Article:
BBC RADIO 3 BROADCASTS UK PREMIERE OF FANNY MENDELSSOHN’S LOST EASTER SONATA IN ORIGINAL MANUSCRIPT FORM
8 MARCH 2017, 1PM
BBC Radio 3 is to broadcast the UK premiere of a major piano work previously thought to be by Felix Mendelssohn, but now proved to be the work of his sister Fanny. The Easter Sonata will be broadcast live from a lunchtime concert at the Royal College of Music on International Women’s Day (8 March), performed by Royal College of Music Alumnus and first female Leeds competition winner Sofya Gulyak. Kate Molleson will present the Radio 3 broadcast, which is part of Radio 3’s International Women’s Day programming.
Fanny Mendelssohn (1805 – 1847), the sister of better-known composer Felix, composed around five hundred musical works. Only a tiny fraction was ever published or performed during her life – although one of these, published under her brother’s name, was Queen Victoria’s favourite Mendelssohn song, ‘Italien’. Fanny also wrote choral works, and even her own wedding music.
Fanny mentioned the Easter Sonata in her journal, but it was lost for 140 years, before being discovered and recorded as a Felix Mendelssohn work in the 1970s. American Mendelssohn scholar Dr Angela Mace Christian managed to gain brief access to the original, privately-owned manuscript in 2010. By comparing the handwriting to Fanny’s, analyzing the notes and alterations, and matching the page numbers to a missing section in an album of Fanny’s music, she was able to prove that the sonata was her work. The original manuscript was since resold at auction and has disappeared into private hands.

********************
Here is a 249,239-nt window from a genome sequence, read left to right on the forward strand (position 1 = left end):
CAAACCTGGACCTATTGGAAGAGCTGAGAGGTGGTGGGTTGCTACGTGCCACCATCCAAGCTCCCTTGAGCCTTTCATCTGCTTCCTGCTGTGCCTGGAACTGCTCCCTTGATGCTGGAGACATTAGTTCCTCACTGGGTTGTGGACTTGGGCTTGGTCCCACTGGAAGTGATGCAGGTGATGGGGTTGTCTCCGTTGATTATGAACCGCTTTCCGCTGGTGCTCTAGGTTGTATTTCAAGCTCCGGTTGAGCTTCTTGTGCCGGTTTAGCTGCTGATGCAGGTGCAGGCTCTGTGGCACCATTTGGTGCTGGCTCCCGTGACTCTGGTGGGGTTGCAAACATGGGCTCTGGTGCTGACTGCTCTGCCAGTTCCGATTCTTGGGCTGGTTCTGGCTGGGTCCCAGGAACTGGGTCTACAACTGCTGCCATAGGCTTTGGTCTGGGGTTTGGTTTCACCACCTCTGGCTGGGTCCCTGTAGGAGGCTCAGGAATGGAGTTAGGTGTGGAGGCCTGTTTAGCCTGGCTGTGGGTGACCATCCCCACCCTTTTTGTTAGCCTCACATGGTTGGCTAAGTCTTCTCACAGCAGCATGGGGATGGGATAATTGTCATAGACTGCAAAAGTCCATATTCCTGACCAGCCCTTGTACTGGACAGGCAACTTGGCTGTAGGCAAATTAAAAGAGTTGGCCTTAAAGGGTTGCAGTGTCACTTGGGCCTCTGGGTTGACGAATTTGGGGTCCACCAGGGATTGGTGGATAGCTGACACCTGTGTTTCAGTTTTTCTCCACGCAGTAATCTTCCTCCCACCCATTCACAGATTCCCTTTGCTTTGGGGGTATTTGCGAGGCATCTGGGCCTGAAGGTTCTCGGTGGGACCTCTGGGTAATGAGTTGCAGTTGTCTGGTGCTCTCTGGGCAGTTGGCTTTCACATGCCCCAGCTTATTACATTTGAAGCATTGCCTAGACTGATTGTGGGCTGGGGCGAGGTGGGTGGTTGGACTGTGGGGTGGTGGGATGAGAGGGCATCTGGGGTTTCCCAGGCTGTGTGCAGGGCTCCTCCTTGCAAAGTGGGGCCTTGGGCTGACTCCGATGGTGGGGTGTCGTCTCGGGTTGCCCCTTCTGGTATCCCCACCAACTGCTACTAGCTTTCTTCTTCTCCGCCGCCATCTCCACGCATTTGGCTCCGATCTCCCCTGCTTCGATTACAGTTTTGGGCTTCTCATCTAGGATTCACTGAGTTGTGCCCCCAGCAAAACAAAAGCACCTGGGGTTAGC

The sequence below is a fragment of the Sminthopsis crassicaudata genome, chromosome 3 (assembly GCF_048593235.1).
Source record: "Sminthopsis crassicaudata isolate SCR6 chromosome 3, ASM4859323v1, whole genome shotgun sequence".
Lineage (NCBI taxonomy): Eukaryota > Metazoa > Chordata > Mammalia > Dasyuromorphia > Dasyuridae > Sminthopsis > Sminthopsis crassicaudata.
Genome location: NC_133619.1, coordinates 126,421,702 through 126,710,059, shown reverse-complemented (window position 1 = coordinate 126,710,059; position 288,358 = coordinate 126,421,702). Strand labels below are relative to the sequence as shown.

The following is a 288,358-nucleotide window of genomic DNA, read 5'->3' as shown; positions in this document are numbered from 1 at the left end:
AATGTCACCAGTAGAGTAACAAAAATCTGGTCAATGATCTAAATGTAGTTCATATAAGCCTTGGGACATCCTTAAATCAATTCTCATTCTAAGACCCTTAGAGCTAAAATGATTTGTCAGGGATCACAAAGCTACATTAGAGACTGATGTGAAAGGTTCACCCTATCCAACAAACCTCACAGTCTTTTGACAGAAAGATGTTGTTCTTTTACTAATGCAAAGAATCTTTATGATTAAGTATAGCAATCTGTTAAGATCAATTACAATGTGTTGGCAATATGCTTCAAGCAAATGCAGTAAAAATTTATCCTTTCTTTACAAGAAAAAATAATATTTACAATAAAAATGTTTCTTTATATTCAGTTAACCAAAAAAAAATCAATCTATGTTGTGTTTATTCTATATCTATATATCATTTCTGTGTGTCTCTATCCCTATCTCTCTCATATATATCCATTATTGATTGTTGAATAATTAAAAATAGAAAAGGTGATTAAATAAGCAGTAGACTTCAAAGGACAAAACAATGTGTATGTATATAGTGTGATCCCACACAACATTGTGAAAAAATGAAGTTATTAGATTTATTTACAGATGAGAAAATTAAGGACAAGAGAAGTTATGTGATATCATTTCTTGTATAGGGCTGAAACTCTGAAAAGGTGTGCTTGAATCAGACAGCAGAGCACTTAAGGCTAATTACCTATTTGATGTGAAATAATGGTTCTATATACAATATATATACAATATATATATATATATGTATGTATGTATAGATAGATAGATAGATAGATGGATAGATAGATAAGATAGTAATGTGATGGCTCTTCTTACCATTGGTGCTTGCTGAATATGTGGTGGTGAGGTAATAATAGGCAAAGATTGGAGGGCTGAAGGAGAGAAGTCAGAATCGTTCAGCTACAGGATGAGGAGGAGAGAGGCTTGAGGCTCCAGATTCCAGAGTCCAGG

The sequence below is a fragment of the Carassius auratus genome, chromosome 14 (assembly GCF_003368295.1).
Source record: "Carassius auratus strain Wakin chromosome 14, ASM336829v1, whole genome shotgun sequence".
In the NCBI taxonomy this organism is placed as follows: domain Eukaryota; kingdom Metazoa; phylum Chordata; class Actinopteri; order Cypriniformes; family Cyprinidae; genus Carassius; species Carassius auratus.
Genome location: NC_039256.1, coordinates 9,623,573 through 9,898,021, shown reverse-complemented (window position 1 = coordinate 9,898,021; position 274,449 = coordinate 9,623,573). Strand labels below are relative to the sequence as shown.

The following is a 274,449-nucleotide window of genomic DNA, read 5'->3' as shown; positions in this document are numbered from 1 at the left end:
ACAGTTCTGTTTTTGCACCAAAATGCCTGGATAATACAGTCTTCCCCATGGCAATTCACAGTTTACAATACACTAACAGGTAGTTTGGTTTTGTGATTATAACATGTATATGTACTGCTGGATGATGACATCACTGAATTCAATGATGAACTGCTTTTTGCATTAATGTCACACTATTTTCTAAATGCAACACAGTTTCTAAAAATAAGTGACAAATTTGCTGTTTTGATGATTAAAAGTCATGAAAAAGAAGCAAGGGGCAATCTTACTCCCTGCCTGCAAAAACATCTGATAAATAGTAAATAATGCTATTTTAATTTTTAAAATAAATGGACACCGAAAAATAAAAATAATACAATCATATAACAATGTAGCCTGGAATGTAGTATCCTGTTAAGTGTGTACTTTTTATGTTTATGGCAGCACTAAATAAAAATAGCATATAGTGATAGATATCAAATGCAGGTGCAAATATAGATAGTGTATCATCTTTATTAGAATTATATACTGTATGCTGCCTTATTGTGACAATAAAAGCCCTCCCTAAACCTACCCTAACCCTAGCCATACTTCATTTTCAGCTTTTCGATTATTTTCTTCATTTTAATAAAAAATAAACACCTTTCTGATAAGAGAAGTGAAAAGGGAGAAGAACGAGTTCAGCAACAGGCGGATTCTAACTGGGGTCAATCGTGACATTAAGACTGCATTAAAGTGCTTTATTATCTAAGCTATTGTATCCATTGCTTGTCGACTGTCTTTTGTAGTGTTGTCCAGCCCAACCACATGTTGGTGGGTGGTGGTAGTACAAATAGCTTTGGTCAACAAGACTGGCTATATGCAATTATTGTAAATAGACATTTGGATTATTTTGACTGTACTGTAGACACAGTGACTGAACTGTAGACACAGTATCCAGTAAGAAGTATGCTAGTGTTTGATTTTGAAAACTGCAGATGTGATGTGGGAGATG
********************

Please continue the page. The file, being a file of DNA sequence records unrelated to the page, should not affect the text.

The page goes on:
Sheila Hayman, filmmaker, writer and direct descendent of Fanny, says: ‘The story of my ancestor Fanny Mendelssohn becomes more fascinating the more you explore it, and the still-unfinished detective story of the Easter Sonata brings it right into the present. It’s wonderful that the discovery of this lost work, its proper attribution to Fanny, and the continuing quest to locate the manuscript and produce a definitive edition, have given us a way to help bring Fanny back to public attention, give her due recognition and with luck, bring more of her unpublished music into the world.
Dr Angela Mace Christian says: ‘This is a major work, and one of huge ambition for someone aged only twenty-three. Its rediscovery and proper attribution shows Fanny’s stature as a composer in a completely new light.’
Edwina Wolstencroft, BBC Radio 3 Editor and Diversity Lead, says: ‘Radio 3 is committed to broadcasting remarkable music and culture, and celebrating high quality work, regardless of gender. As part of our International Women’s Day programming we want to give a platform and a voice to female composers who have been unjustly neglected by history. We are delighted to be able to broadcast Fanny Mendelssohn’s Easter Sonata for the first time with its rightful attribution, and hope that the live broadcast contributes towards Fanny’s overdue recognition as a musical genius.’
The Royal College of Music concert also includes a brand new work inspired by the Easter Sonata, composed by the Snowden-Sir Duo (violinist Joo Yeon Sir and guitarist Laura Snowden) and is part of a day of events celebrating Women in Music at the RCM.